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Man beat up his mother in attack
9:30am Friday 30th August 2013 in News
A MAN who beat up his mother, fracturing her jaw and leaving her in a pool of blood, has been given a 15-year jail sentence.
Judge Michael Cullum said Peter Tomkins had carried out a sustained attack on a vulnerable 75-year-old woman in her own home and had intended to cause serious harm.
Tomkins, of Baxters Walk, Malvern, was convicted of wounding with intent after a trial at Worcester Crown Court in July.
At the sentencing hearing, prosecutor Ian Ball said Mrs Megan Tomkins could remember little of what happened, but was concerned that there should be support for her son’s mental health condition.
The 41-year-old, who had three previous convictions for drink and drugs offences, had not been a violent offender. But in the attack on his mother, he had broken his own ankle and hand.
Jason Aris, mitigating, said that the attack had not been pre-meditated, but Tomkins was beset with mental problems.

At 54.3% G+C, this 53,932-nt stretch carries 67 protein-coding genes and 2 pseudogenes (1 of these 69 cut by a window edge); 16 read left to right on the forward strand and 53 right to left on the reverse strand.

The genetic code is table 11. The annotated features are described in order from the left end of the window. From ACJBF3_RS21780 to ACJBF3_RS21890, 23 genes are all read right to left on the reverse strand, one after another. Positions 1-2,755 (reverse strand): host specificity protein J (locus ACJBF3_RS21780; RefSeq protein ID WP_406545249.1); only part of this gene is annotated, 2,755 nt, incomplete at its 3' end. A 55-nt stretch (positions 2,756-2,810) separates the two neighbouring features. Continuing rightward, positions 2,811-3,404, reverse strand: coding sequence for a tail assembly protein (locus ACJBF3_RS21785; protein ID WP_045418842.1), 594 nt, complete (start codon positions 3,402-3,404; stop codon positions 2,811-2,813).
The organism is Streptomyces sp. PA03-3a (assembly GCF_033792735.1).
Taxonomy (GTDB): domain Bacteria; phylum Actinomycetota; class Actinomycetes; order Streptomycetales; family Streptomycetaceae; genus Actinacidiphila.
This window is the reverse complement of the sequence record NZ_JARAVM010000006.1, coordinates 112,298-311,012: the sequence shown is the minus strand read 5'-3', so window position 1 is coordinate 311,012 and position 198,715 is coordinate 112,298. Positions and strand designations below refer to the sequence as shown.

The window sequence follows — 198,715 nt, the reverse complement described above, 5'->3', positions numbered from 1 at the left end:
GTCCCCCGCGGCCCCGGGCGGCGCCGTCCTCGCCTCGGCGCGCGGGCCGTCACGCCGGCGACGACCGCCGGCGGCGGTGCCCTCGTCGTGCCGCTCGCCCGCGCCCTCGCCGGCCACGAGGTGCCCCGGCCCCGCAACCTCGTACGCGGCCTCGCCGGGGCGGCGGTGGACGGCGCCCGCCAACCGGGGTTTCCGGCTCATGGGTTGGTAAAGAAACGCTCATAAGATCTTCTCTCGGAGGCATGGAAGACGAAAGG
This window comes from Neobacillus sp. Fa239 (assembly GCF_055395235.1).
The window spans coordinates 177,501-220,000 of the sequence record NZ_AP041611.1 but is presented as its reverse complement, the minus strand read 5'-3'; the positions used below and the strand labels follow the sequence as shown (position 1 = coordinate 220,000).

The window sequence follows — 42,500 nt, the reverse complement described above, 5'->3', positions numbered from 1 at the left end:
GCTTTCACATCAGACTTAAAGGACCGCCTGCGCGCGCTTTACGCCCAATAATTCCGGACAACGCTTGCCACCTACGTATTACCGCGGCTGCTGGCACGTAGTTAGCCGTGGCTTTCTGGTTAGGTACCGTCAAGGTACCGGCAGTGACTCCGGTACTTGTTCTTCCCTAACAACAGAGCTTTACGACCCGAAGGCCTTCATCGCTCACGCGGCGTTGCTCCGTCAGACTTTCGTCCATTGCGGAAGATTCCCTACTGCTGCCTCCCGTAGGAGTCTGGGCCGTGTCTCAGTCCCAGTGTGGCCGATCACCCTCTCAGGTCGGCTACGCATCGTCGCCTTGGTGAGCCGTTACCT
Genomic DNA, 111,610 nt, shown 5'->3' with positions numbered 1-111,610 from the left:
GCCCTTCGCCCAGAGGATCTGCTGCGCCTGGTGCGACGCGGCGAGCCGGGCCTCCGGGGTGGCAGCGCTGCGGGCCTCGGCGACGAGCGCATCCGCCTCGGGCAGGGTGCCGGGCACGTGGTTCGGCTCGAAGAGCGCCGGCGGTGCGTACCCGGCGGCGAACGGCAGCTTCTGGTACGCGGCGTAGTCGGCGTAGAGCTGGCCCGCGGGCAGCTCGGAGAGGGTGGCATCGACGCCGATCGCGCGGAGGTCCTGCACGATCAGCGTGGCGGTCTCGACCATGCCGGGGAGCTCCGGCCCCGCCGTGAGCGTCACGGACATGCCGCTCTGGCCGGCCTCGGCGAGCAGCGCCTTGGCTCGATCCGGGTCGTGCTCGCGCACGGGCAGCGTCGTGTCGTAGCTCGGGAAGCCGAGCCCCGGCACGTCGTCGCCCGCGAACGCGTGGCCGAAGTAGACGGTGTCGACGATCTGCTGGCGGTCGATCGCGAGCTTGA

It was encouraging to hear from the victim that her first thoughts were for her son and his mental health. He had spared her the ordeal of giving evidence. The attack had taken place when Tomkins was under the influence of drink and drugs.
His mental health problems had been diagnosed by a psychiatrist and it was fortunate that the injuries were not more serious.
Judge Cullum said the offence was so serious that Tomkins would be sentenced to ten years immediate custody plus an extended licence of five years when he was freed. “I am satisfied that you are dangerous,” he said. “Your release will be dependent on the findings of the parole board.”
The judge said that the jury had heard that Tomkins had launched his attack on a frail and vulnerable woman on January 31 after she had cooked him lunch.
A neighbour had found her in a battered state lying in a pool of blood.
Tomkins was arrested a short time later. It had been a motiveless attack.
Tomkins’ mental health problems had been diagnosed and he was receiving medication, but this had been negated by drink and drugs. He was still regarded as someone who was dangerous and posed a significant risk to others, said the judge.
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